Mote welcomes next-gen scientist focused on ocean technology, red tide

Mote Marine Laboratory is pleased to welcome Dr. Jordon Beckler, a next-generation Ph.D. scientist who will help advance Mote’s innovative Ocean Technology Program and study nutrient cycling in the environment — research essential to understanding Florida red tide.

Beckler is working with Mote’s ocean-observing technology, including the optical phytoplankton discriminators (aka “BreveBusters”) designed at Mote to detect Florida red-tide algae, Karenia brevis, and the underwater robotic gliders that carry scientific instruments on seagoing missions.

Beckler earned his doctorate in summer 2014 from the Georgia Institute of Technology. There he was part of projects to adapt widely-used lab instruments for their first deployment in the water, expanding scientists’ ability to monitor marine environments more accurately and efficiently.

His doctoral research focused on chemical oceanography, including iron in the environment. Iron is an essential nutrient for many living things in the ocean, but only certain forms of iron are useful for life. Understanding how iron moves and changes in the environment may help scientists better understand the lives of beneficial and harmful marine phytoplankton — tiny plant-like organisms including the red-tide species K. brevis.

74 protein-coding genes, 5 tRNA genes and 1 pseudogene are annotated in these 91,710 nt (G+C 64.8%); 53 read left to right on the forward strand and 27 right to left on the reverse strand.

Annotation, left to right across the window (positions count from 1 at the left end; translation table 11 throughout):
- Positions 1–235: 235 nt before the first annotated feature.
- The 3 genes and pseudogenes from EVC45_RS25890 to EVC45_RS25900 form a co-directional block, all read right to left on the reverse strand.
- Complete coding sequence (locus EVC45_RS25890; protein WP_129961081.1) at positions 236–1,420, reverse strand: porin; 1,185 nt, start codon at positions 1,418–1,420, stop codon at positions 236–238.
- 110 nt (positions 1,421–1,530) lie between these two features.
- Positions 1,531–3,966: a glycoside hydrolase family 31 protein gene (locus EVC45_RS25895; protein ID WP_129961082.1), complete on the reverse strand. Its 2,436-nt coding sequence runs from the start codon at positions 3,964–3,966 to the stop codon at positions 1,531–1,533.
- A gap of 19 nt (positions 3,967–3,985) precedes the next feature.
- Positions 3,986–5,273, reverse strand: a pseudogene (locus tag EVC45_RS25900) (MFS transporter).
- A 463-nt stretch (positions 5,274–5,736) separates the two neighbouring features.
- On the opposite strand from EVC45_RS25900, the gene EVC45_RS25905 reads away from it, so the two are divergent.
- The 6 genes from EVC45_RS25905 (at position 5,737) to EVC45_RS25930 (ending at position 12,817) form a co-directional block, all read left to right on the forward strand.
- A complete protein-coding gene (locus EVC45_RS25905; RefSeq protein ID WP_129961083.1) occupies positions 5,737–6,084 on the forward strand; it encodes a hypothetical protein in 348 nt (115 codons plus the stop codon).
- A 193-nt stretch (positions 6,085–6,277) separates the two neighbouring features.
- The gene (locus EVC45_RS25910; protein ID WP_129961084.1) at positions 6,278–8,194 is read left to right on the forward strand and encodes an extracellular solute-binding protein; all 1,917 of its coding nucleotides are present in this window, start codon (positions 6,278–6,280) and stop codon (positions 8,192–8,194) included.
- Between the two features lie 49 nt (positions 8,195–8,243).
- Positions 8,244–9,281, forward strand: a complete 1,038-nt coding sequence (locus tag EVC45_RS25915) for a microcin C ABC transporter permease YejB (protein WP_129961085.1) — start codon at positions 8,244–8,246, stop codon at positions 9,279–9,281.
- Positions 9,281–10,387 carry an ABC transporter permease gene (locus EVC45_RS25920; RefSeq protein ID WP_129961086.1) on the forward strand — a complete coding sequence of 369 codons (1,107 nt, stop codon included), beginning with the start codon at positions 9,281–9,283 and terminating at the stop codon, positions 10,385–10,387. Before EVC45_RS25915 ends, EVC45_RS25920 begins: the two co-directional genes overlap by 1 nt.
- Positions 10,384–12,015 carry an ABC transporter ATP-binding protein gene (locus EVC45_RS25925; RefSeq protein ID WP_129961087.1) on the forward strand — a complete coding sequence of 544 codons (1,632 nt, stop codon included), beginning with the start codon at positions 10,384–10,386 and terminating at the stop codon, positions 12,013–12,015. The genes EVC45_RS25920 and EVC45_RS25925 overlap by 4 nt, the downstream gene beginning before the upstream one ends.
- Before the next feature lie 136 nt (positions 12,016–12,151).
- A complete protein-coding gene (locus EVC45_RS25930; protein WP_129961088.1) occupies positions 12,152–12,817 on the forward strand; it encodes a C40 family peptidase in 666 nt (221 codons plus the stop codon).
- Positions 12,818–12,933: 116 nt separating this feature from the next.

Q & A with Beckler:

What got you interested in marine science and ocean technology?
I really love the ocean. I grew up on it, surfing and fishing. I originally went to school for computer engineering, but I switched to environmental science so that I could study hurricanes. I had moved to south Florida two weeks before hurricane Andrew and I was just fascinated by them. And then I took a geochemistry class, and I thought, “This is cool, the water and chemistry — there is so much more there than you could ever imagine.” Then I went out on my first research cruise, and I was sold.  There is something about research cruises — the camaraderie you develop being united around a common cause, the travel, and the excitement about not knowing what you will discover.  You don’t mind working around the clock.

Why do you want to study iron and red tide?
Waters on the West Florida Shelf are low in nutrients, specifically nitrogen, and we’d typically expect that to limit the growth of Karenia brevis. Iron can have an indirect impact by stimulating another phytoplankton species called Trichodesmium, which can “fix” nitrogen from the atmosphere into a form useful for phytoplankton such as K. brevis. Where the iron might come from is still debated, but I have reason to believe that one source could be the sediments. At Georgia Tech, we studied iron-rich sediments from a swampy “blackwater” river in Georgia, and we found that bioavailable iron could flux out of the sediments and be carried out from the river into the ocean. We have more than a dozen similar blackwater rivers along the West Florida Shelf (e.g. the Peace and Caloosahatchee), so I want to study whether this process is occurring along our coast and what it might mean for Florida red tide.